It's Here!

Book Two in The Huntington Saga Series Novels~

Pirate Bride!

Miss Susannah Blakemore is kidnapped and sold into white slavery as payback to the Huntingtons. Will her pirate hero save her?

“The Huntingtons will pay. Oh, they will pay.” Plots and unholy alliances are put into action carrying out long-awaited retribution.

Only … one was not thought of. One was not even considered. How would anyone have guessed that a descendant of a pirate would take up his old family tradition in a mad quest to regain his bitterly lost love? The Marquess of Latham will not abide by this act of violence arranged for his precious love, but will surely save her -- will he not? And will he make her the next pirate bride?

Next? There must be a first to have a 'next'. But there was another ... centuries ago ... that still walks the halls of Stonecrest Castle.

Friday, June 10, 2011

Friday, June 10th Blog -- The Governess -- Chapter 9:

Excerpt from The Governess:

            The kitchen was abuzz with talk after the scene the servants had secretly witnessed between Lord Huntington and Lady Blakemore.  How could anyone not hear it?  The staff had grown familiar with their master’s anger in these past years of hurt and loneliness, but they had not forgotten the high spirits he had possessed before his ill-fated marriage to Lady Janese Beaumont. 
Selfish and coldhearted, his bride had doomed him to unhappiness almost from the start.  Lady Janese’s wicked, unkind ways had been a surprise to all the household, for she had been quite the cunning debutante to have captured the heart of their cherished master.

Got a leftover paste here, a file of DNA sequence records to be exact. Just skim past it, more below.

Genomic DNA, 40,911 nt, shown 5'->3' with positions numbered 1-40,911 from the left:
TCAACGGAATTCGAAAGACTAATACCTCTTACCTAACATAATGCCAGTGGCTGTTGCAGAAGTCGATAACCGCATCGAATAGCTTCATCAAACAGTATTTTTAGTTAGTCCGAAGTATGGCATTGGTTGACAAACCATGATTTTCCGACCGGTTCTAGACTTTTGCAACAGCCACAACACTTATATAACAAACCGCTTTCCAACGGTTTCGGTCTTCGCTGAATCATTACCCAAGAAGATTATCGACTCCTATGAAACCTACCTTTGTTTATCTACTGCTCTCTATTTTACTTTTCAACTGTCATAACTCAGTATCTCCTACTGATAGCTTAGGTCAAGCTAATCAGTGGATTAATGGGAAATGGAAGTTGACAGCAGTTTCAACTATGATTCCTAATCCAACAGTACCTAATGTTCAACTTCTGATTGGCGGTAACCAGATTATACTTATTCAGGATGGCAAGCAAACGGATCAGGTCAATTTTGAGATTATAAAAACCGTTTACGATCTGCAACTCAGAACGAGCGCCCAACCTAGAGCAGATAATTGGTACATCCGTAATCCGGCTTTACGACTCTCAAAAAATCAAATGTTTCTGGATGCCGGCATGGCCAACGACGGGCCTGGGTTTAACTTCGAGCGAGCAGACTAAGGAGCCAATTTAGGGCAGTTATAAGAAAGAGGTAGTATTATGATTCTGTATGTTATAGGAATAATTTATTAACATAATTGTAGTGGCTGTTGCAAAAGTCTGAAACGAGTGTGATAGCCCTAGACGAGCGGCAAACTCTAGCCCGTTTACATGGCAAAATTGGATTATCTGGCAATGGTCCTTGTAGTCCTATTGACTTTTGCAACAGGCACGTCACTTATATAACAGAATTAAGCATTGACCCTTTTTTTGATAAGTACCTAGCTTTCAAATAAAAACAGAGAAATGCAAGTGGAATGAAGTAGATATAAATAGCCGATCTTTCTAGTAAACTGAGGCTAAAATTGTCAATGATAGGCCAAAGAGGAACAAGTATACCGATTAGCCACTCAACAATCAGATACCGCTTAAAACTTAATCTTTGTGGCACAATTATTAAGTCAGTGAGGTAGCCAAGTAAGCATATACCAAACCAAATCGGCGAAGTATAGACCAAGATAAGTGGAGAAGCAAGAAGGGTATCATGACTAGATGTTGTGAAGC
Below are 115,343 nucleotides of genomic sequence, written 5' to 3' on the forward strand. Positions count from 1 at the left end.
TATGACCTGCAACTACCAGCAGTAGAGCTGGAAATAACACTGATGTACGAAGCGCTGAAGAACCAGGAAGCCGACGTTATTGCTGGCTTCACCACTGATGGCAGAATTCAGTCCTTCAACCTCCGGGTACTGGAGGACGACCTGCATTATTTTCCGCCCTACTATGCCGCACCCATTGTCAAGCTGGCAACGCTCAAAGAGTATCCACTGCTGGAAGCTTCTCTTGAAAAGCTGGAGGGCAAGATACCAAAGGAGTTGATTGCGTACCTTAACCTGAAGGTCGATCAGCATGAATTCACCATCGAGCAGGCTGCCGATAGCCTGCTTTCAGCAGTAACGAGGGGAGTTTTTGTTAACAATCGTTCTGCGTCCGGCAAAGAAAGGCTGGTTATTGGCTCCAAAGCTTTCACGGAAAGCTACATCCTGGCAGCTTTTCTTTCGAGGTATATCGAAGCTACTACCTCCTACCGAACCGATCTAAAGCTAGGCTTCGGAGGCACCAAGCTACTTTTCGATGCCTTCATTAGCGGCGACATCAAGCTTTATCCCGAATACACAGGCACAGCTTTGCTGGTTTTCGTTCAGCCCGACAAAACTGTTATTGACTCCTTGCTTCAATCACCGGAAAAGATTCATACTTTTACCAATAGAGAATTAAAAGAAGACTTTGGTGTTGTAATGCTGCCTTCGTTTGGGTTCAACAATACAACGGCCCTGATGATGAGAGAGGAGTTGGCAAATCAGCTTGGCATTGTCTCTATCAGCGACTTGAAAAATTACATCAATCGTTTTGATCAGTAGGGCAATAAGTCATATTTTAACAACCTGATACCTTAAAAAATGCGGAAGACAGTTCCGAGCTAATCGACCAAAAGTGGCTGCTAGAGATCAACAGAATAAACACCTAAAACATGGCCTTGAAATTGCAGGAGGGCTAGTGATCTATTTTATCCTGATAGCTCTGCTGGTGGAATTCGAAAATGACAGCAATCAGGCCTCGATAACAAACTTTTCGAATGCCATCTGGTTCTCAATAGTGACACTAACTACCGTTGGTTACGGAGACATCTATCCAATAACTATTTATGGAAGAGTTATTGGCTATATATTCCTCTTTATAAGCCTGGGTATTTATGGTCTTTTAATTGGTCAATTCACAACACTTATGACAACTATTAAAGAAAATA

Years of tolerance for her harmful, self-seeking behavior had fostered in her a more determined eagerness to transgress openly, finally giving way to outright mockery of the sacred vows of marriage.  Once Lord Huntington knew of her flagrant infidelity, his heart crushed, he doubted his paternity to his adored children and had almost wholly quit being present in their lives. 
His greatest sin was his absence from their lives. 
Yet the staff at Huntington Manor believed in him.  Their conversation revealed. 
Millesant said, “We know of his good heart.  Never have I doubted that, for he always protects the children and provides for them with unsurpassed care, quite spoiling them at times.”  Many nods around the table agreed with the maid. The staff held out hope that one day their master would find lasting love. 
            “It is not fair that he has had such burdens to carry without the support of a loving wife.  He deserved so much better than Lady Janese.”  Mrs. Thompson had always cared for the Huntington’s in this way. 
            “Of course, of course,” May agreed.  “He should have love to soften his hardened poor heart.  Poor soul.”